- System Compromise: If a system is infiltrated and software is being signed on that compromised system, the code can be altered prior to the actual signing. This permits malware payloads to be concealed without the developer's knowledge. Code signing was misused in this way in the recent SolarWinds attack.
- Use of Revoked or Expired Certificates: If a Certificate Authority (CA) does not check the validity of a compromised key or expired certificate, the certificate might be used to sign malicious software code.
There are a number of different code signing best practices that can be followed to ensure your code signing process is secured. The National Institute of Science and Technology (NIST) has released several recommendations on certificate and code signing best practices for users to implement. These include:
- Secure associated private keys on HSMs (Hardware Security Modules)
- Control the code signing process
- Validate code at every stage of the DevOps pipeline
- Use dedicated systems for code signing
- Check the validity of the code signing certificates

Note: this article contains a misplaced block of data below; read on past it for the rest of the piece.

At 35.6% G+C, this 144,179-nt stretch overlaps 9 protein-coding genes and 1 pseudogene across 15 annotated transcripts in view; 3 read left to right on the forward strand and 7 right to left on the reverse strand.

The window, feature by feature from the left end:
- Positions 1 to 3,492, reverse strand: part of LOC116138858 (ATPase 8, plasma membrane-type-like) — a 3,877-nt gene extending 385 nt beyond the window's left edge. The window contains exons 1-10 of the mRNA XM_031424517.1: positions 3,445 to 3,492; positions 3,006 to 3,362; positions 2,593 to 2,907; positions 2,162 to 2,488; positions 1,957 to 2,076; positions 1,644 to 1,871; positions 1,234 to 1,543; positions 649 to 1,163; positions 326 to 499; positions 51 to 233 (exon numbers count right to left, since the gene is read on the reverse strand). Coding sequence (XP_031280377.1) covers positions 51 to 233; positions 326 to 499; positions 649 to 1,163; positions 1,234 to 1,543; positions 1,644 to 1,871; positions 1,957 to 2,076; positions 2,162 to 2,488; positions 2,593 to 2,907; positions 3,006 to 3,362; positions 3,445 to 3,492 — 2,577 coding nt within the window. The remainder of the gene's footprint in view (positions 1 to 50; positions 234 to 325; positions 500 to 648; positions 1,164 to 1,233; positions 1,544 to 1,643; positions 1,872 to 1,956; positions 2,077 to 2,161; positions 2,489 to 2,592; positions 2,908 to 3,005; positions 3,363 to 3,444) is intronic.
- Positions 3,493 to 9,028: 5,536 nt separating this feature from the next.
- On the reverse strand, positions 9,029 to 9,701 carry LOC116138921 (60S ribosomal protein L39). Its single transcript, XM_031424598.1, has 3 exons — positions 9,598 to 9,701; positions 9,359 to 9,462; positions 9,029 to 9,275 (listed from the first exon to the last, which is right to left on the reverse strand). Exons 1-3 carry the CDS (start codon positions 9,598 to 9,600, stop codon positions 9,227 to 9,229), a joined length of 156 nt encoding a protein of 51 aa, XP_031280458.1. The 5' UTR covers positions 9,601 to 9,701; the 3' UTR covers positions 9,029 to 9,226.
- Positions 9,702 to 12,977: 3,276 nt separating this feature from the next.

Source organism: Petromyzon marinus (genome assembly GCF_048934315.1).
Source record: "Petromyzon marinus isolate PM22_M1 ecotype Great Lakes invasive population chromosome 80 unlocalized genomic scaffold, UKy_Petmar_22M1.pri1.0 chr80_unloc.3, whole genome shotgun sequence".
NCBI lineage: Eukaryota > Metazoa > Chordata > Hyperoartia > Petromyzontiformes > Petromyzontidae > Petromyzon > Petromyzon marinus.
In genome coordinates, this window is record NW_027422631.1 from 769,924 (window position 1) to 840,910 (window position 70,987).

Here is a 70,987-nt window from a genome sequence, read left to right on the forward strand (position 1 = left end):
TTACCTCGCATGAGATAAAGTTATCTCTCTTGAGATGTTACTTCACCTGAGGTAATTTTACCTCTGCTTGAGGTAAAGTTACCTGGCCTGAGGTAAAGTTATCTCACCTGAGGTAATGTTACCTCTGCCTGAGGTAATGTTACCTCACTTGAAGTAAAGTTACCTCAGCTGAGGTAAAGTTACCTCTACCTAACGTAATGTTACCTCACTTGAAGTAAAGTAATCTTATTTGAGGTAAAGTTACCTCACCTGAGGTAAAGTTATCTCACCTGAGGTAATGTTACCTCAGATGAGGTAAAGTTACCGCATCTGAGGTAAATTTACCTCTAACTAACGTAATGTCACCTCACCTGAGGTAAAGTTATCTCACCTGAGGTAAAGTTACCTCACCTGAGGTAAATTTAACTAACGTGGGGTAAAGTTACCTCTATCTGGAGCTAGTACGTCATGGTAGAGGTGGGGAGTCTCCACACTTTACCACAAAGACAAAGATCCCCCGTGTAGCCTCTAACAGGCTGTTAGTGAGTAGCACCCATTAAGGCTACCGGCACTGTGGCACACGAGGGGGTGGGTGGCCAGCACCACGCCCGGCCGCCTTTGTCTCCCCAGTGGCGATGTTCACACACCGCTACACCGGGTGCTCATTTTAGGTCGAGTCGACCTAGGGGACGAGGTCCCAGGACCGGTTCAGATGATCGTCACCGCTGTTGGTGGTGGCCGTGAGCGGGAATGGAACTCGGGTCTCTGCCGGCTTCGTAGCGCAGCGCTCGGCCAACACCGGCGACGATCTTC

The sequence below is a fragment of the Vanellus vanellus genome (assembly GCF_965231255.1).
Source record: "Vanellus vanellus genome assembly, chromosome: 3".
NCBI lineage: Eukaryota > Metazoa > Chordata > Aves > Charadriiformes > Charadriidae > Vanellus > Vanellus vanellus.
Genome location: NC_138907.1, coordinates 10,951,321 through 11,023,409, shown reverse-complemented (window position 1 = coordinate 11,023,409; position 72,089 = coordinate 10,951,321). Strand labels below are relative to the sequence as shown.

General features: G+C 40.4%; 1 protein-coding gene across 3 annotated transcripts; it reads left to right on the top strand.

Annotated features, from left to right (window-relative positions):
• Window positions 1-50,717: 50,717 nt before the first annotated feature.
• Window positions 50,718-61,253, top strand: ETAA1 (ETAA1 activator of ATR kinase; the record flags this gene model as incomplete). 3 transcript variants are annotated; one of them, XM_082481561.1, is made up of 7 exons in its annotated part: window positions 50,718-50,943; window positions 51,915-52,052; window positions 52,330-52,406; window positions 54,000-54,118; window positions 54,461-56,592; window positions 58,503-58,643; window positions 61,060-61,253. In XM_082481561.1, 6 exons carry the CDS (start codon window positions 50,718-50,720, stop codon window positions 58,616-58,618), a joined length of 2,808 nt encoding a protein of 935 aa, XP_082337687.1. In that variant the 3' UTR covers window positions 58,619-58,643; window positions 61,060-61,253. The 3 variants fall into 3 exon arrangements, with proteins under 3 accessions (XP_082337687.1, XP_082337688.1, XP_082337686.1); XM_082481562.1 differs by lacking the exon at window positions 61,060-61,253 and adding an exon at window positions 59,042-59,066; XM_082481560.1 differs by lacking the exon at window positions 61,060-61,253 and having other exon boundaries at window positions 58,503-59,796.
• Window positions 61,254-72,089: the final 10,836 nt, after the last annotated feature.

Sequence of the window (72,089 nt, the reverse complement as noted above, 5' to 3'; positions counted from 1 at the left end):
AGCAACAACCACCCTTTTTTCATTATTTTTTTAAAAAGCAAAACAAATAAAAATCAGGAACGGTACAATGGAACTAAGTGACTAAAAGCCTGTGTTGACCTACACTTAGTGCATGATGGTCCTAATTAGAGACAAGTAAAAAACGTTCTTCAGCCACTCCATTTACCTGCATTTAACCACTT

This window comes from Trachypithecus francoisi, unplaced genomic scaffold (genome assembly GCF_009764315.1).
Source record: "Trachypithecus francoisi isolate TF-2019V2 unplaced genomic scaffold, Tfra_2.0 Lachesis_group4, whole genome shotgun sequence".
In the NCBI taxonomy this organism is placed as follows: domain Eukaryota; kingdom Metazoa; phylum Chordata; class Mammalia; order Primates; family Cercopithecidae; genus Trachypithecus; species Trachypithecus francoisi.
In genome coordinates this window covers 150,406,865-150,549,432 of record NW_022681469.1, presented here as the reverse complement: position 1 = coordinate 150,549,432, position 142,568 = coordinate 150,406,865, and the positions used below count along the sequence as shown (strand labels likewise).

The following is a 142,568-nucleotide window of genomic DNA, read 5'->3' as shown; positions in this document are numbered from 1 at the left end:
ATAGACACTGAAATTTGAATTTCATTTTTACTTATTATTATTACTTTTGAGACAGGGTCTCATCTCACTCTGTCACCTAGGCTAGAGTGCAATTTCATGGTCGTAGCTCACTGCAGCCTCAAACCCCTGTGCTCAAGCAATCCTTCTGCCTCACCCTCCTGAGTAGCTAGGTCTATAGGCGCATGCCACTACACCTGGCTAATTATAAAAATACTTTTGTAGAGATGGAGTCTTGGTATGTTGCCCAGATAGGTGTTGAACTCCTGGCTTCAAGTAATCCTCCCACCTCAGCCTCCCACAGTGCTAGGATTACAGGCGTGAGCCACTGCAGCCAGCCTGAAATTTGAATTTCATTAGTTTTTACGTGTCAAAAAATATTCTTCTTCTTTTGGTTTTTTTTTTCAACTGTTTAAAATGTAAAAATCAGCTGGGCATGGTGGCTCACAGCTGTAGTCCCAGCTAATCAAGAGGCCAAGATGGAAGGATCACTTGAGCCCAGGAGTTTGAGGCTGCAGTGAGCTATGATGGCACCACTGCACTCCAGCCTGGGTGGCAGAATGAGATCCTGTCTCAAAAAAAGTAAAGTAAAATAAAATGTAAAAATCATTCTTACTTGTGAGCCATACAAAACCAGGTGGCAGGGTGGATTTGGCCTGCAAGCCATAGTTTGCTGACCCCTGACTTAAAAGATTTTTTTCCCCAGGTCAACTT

- Establish a strong certificate lifecycle management plan
Venafi CodeSign Protect encrypts code signing secret keys, automates approval workflows, and tracks code signing activity.
- Keep private keys safe by storing them on the secure Venafi platform or in HSMs and restrict access to approved users and use cases.
- Automate certificate issuance and revocation to enforce code signing policies across development teams. Software managers can define code-signing roles and approvers.
- Integrate smoothly into build workflows to provide local, quick code signing without modifying build scripts by offering code signing as a DevOps service.
- Keeps track of all code signing certificates and signed software by creating an inventory of development environments and visualizing all code signing projects in the enterprise.
Don’t pay the ransom
The FBI has come out against this tactic consistently. And there are many good reasons for not doing so:
- Paying the ransom doesn’t mean that your organization will regain access to their encrypted data.
- Organizations could incur penalties from the U.S. government for paying ransomware actors who may reside or operate out of countries who are subject to U.S. sanctions.
- Ransomware gangs profit from these ransoms. Paying the ransom means that you fund these criminal activities.
- There are an increasing number of high-profile examples of organizations not paying the ransom.
Train Your Team
The Verizon Data Breach Investigations Report for 2022 indicates that 85 percent of data breaches involve human engagement.
Employees should receive training upon hire and periodically throughout their employment so that the information remains current and accessible.
Download the Forrester Ransomware Survival Guide for more details on a successful ransomware strategy.